# Positive and negative parts

In mathematics, the positive part of a real or extended real-valued function is defined by the formula

${\displaystyle f^{+}(x)=\max(f(x),0)={\begin{cases}f(x)&{\mbox{ if }}f(x)>0\\0&{\mbox{ otherwise.}}\end{cases}}}$

Intuitively, the graph of ${\displaystyle f^{+}}$ is obtained by taking the graph of ${\displaystyle f}$, chopping off the part under the x-axis, and letting ${\displaystyle f^{+}}$ take the value zero there.

Similarly, the negative part of f is defined as

${\displaystyle f^{-}(x)=\max(-f(x),0)=-\min(f(x),0)={\begin{cases}-f(x)&{\mbox{ if }}f(x)<0\\0&{\mbox{ otherwise.}}\end{cases}}}$

Note that both f+ and f are non-negative functions. A peculiarity of terminology is that the 'negative part' is neither negative nor a part (like the imaginary part of a complex number is neither imaginary nor a part).

The function f can be expressed in terms of f+ and f as

${\displaystyle f=f^{+}-f^{-}.}$

Also note that

${\displaystyle |f|=f^{+}+f^{-}}$.

Using these two equations one may express the positive and negative parts as

${\displaystyle f^{+}={\frac {|f|+f}{2}}}$
${\displaystyle f^{-}={\frac {|f|-f}{2}}.}$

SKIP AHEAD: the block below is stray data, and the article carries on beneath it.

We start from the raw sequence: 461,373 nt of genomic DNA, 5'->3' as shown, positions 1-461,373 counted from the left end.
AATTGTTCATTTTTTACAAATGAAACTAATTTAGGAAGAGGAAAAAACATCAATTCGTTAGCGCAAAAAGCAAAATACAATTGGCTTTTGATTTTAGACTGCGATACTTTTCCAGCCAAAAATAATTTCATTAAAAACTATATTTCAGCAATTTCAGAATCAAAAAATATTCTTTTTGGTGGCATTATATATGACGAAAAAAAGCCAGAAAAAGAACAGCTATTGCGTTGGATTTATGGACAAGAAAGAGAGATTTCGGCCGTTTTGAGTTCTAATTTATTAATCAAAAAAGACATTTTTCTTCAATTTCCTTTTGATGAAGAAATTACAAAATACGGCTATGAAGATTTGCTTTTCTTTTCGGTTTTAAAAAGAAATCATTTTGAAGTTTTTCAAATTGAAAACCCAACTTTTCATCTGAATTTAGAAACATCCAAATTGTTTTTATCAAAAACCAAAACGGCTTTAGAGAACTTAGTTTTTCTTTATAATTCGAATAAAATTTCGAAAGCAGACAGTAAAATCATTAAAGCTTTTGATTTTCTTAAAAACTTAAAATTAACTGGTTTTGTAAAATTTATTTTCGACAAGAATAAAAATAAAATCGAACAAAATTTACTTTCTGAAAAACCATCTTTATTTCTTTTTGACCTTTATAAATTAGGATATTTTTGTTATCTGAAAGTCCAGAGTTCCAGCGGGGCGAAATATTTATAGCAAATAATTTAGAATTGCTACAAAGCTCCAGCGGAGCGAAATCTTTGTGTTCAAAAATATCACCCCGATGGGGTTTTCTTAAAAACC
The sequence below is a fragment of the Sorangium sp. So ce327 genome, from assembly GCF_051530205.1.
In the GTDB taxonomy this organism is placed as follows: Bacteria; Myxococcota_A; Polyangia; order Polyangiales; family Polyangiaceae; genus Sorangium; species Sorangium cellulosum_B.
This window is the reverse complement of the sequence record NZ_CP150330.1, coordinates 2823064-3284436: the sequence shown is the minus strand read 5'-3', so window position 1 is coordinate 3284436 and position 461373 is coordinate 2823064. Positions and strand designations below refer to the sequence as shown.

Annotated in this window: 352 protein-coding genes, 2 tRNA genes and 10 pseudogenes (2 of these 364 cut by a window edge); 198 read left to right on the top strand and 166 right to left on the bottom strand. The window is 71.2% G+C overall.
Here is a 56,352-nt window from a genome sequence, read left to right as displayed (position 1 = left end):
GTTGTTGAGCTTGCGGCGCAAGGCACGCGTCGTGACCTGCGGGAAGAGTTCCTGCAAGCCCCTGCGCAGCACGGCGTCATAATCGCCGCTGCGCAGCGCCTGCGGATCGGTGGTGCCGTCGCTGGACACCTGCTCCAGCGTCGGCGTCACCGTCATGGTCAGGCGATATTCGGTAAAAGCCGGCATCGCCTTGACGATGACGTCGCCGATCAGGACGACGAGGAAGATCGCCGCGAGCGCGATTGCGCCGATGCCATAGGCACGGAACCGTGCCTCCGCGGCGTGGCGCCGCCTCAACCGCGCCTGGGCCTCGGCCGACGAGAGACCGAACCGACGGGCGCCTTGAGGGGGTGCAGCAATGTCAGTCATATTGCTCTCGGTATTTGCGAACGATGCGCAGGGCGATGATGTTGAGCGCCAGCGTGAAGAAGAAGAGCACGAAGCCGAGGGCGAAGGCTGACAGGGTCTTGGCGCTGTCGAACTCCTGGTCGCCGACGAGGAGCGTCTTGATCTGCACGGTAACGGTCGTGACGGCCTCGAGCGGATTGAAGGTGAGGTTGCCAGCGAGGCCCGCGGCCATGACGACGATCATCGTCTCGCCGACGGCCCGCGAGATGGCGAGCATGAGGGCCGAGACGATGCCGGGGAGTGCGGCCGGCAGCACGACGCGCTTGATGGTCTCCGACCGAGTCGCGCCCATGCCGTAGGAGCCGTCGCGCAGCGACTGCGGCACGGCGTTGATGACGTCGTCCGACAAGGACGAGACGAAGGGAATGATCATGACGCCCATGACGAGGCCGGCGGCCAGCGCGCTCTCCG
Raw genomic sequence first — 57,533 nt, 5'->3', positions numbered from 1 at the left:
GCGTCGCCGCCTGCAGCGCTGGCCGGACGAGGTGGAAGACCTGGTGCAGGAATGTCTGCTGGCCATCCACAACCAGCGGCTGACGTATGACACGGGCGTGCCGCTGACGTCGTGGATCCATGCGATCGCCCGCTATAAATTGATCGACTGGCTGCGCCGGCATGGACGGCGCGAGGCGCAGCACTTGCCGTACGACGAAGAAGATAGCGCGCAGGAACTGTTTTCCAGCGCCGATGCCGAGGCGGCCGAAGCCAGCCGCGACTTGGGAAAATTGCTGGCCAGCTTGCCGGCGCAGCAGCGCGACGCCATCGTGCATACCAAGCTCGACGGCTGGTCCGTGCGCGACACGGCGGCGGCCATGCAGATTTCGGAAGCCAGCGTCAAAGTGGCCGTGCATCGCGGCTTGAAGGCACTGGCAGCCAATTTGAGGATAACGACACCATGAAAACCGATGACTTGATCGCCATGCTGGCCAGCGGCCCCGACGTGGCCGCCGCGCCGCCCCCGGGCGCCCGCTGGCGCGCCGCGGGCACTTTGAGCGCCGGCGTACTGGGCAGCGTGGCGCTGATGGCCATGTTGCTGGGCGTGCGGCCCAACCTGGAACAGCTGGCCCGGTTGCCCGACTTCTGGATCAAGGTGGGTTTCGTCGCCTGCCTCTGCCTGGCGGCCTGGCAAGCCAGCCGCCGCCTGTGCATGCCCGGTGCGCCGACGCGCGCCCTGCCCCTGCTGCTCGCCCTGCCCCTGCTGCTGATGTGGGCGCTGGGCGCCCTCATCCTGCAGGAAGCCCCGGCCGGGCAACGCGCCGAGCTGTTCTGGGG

Another representation, using the Iverson bracket is

${\displaystyle f^{+}=[f>0]f}$
${\displaystyle f^{-}=-[f<0]f.}$

One may define the positive and negative part of any function with values in a linearly ordered group.

## Measure-theoretic properties

Given a measurable space (X,Σ), an extended real-valued function f is measurable if and only if its positive and negative parts are. Therefore, if such a function f is measurable, so is its absolute value |f|, being the sum of two measurable functions. The converse, though, does not necessarily hold: for example, taking f as

${\displaystyle f=1_{V}-{1 \over 2},}$

where V is a Vitali set, it is clear that f is not measurable, but its absolute value is, being a constant function.

The positive part and negative part of a function are used to define the Lebesgue integral for a real-valued function. Analogously to this decomposition of a function, one may decompose a signed measure into positive and negative parts — see the Hahn decomposition theorem.